Recently, we shared how to create messaging for thought leadership. Once you’ve defined your platform and message, you can use your messaging in external communication. Start with outlets where you can easily control your message, like LinkedIn. If it’s time to overhaul your LinkedIn profile, follow these recommendations for each section.
Name: We’ll start out with an easy one -- list your name as people know you. If your name is Michael but everyone know you as Mike, make your name on your profile Mike. This will make you easier to find.
Profile Photo: This photo needs to be a clear and relatively current headshot. You should be looking at the camera, and no other people should be included in the photo. If you’re speaking or featured, someone may grab this image for promotional materials. If you work in an organization with multiple thought leaders, it’s time to hire a photographer to take professional headshots. With professional headshots that have the same look and feel, your organization will be branded across multiple profiles.
Background Image: The background image is a widely forgotten space, but it’s prime real estate at the top of your profile. The LinkedIn background image dimensions are 1584 x 396 pixels and you can easily use a free platform like Canva and start with these dimensions. Use your company colors and images that reflect your area of expertise. You can also create a custom image with a specific CTA, similar to an ad, like the first example below.
Here are a few examples of great background photos:
Wendy Covey, TREW Marketing CEO, features a new book, and TREW Marketing colors:
Tyson Tuttle, CEO of Silicon Labs, features the skyline of Austin, where the company is headquartered:
Ben Schuler, CEO of Infinitum Electric, features an electric motor, the company’s flagship product:
Pro tip: Remember that your profile photo will cover up some of the background image. Make sure that a key aspect of the background image isn’t in the bottom left corner.
Headline: This space in your profile is for your title, but LinkedIn gives you some leeway in calling this a headline. You can include more detail about what you do or what you’re involved in. Be succinct in your headline and use descriptive words that tie to your thought leadership platform. If you have a podcast, book, or other platform where you connect with followers, include those in your headline.
Adam Grant, author and professor, lists his area of expertise and podcast:
Gary Vaynerchuk balances his leadership and accessibility by including his roles, author information, and a personal connection line:
Pro tip: Don’t list “thought leader” as part of your headline. Instead, show you’re a thought leader with information about what you’re doing.
URL: Take advantage of a custom URL using your name rather than the auto-generated URL with numbers.
About: This is the space for you to use the messaging you created. Talk about who you are and what you stand for. This is not the place to talk about your company, but rather, the topics where you’re an expert. You want to show readers why you’re an expert in these areas. Add personality and voice to this section and keep the paragraphs short for readability.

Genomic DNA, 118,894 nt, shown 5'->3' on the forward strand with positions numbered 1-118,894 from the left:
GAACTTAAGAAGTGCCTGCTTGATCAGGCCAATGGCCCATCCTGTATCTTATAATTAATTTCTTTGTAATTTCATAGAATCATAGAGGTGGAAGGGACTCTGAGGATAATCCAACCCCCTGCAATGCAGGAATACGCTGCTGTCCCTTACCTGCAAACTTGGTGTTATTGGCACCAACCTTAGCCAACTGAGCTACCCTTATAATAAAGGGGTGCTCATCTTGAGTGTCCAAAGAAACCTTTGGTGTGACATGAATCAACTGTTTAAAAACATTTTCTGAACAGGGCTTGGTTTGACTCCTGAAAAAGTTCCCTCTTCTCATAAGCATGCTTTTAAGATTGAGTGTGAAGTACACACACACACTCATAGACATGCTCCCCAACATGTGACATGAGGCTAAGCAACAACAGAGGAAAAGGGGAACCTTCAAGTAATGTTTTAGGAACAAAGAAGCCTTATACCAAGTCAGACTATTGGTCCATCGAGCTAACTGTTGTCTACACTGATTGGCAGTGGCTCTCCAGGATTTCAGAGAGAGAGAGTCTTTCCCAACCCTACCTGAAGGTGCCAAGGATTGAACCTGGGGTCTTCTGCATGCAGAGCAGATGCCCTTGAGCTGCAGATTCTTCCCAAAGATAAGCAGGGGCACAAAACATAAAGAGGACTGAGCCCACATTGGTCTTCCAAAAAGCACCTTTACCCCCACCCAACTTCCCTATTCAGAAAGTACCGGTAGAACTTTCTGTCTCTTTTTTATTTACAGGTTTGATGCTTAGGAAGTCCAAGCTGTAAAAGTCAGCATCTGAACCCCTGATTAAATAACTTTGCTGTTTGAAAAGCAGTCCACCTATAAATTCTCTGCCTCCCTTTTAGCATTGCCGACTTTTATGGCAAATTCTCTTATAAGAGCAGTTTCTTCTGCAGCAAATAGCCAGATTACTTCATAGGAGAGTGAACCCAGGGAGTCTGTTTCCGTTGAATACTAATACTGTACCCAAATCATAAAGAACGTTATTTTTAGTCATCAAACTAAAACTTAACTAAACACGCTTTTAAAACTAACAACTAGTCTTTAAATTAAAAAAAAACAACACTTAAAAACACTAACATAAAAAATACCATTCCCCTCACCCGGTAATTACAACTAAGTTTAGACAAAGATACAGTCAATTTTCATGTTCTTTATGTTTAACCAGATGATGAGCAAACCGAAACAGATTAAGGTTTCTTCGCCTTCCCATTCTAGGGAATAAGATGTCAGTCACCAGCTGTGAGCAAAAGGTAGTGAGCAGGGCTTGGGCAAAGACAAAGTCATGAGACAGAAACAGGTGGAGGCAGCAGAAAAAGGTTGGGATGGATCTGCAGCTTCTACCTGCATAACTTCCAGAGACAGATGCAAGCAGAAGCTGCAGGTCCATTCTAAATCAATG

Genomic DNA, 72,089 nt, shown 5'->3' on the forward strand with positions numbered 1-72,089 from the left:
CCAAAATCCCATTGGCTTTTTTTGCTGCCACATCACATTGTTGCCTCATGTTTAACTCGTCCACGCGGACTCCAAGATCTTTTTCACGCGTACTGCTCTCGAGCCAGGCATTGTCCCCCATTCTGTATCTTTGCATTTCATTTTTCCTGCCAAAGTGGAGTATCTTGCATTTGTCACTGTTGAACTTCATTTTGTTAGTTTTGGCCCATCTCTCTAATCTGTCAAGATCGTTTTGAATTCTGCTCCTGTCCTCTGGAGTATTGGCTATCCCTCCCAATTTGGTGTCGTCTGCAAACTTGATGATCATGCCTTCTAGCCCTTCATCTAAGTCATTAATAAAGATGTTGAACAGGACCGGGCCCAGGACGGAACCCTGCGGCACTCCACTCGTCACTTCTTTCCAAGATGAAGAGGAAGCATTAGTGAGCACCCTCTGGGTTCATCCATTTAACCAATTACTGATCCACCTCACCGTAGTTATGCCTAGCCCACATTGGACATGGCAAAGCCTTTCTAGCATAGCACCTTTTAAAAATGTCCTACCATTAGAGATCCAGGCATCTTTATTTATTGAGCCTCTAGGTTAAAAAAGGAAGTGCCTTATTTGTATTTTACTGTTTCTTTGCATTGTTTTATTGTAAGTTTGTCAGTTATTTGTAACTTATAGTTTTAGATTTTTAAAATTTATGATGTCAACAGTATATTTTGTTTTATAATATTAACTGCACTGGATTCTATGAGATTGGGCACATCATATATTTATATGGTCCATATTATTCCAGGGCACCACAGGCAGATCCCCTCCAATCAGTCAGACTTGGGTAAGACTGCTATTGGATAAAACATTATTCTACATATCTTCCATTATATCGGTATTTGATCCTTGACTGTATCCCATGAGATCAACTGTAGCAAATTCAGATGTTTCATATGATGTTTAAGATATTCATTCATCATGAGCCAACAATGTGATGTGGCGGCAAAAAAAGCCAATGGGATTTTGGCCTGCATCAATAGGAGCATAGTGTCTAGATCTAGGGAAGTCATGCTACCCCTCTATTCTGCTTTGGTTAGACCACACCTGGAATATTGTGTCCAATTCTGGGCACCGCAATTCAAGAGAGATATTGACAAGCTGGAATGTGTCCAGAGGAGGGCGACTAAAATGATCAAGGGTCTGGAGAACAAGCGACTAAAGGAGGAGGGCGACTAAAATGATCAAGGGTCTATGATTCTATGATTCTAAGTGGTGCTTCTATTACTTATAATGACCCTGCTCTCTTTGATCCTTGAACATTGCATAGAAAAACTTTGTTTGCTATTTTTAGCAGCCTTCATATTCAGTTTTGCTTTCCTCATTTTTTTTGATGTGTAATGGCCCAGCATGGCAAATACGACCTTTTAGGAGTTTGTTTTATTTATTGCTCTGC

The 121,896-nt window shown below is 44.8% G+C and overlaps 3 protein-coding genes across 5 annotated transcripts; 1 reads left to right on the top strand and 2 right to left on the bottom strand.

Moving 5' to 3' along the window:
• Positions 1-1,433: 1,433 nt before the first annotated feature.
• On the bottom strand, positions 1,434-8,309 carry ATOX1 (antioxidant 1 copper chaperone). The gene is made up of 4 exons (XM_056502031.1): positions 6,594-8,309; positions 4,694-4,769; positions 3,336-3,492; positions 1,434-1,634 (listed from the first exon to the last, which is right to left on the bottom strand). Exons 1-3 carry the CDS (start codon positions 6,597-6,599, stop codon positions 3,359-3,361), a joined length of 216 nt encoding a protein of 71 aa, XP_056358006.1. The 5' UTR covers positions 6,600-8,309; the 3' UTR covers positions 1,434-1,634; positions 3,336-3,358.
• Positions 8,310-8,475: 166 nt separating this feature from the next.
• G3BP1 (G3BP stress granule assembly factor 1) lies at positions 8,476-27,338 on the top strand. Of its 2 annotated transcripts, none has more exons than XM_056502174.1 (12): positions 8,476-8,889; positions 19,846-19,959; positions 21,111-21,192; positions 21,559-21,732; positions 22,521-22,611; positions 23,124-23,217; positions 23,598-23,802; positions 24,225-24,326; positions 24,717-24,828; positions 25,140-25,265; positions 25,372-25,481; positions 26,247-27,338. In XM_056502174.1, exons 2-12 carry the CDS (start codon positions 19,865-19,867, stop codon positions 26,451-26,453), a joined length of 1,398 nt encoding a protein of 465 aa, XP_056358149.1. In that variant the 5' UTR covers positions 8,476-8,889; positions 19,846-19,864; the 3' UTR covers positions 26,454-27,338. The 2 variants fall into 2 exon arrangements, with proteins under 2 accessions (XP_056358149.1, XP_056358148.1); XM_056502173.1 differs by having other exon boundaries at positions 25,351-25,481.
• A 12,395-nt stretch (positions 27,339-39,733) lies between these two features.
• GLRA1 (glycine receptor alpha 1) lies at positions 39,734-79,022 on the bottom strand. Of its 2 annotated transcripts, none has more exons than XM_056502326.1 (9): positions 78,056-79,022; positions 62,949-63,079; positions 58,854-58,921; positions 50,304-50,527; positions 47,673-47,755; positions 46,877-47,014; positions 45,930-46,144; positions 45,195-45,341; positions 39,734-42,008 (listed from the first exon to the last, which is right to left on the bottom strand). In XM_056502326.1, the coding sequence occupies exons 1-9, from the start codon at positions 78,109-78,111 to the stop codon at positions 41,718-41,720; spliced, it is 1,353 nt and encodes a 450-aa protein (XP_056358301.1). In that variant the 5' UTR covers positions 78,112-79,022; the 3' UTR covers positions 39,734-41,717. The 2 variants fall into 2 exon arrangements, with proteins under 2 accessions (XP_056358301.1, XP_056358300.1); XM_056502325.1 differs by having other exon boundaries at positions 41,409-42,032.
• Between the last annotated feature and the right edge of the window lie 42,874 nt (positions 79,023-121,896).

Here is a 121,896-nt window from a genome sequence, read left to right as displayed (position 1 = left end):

Here’s an example of Wendy Covey’s LinkedIn profile. Without outright saying that Wendy is a thought leader in content marketing for technical audiences, the overview shows why she’s qualified, and what she does with the qualification.
Lisa Su, President of AMD, talks about her role and passions:
Aaron Levie, CEO of Box, makes a simple statement but is clear about his platform — enterprise software:
Featured: If you’ve published content on LinkedIn or been mentioned in published content, you can feature it here with additional comments. This is a great way to promote company news and display your thought leadership. Take a post that you’ve written or your company has posted and add it to your featured news section. Here, you can share your own thoughts on why the news is significant for the industry.
Dave Gerhardt, Chief Brand Officer at Drift, highlights a few of his most popular posts.
Experience: This is your where you talk specifically about your company and your role at the company. Mention what your company does and how your leadership is helping you move forward.
If you’re on any boards, speaking consistently through a podcast or leading community/nonprofit initiatives, include those as experiences with the end date as “present”. By showing concurrent roles, you’re displaying how you’re leading through multiple organizations or platforms.
Here’s an example from Mary Barra, CEO of GM. Her platform of safety and sustainability are evident through her description.
Pro tip: If you want to show your progression in an industry through one company (i.e. if your platform is that you’re a through leader who has risen to the ranks of your organization by growing from the ground up), list your roles over time under the entry for your company. However, only add a description to the most current role, or your profile will become too long.
Education: This is a simple selection of your education accomplishments. Include any university degrees.
Volunteer Experience: Include any relevant organizations here, but if you have significant leadership roles in these organizations, consider including them in the experience section as noted above.
Skills and Endorsements, Recommendations, Accomplishments, and Interests: You can select relevant skills, accomplishments, and interests but remember that they will show up publicly here, along with any recommendations you give or receive.
Revisit your LinkedIn profile every year, or when you have job shifts or changes. In addition, add to your featured articles section every month or two when you have relevant comments on a topic that you’re focusing on for thought leadership.
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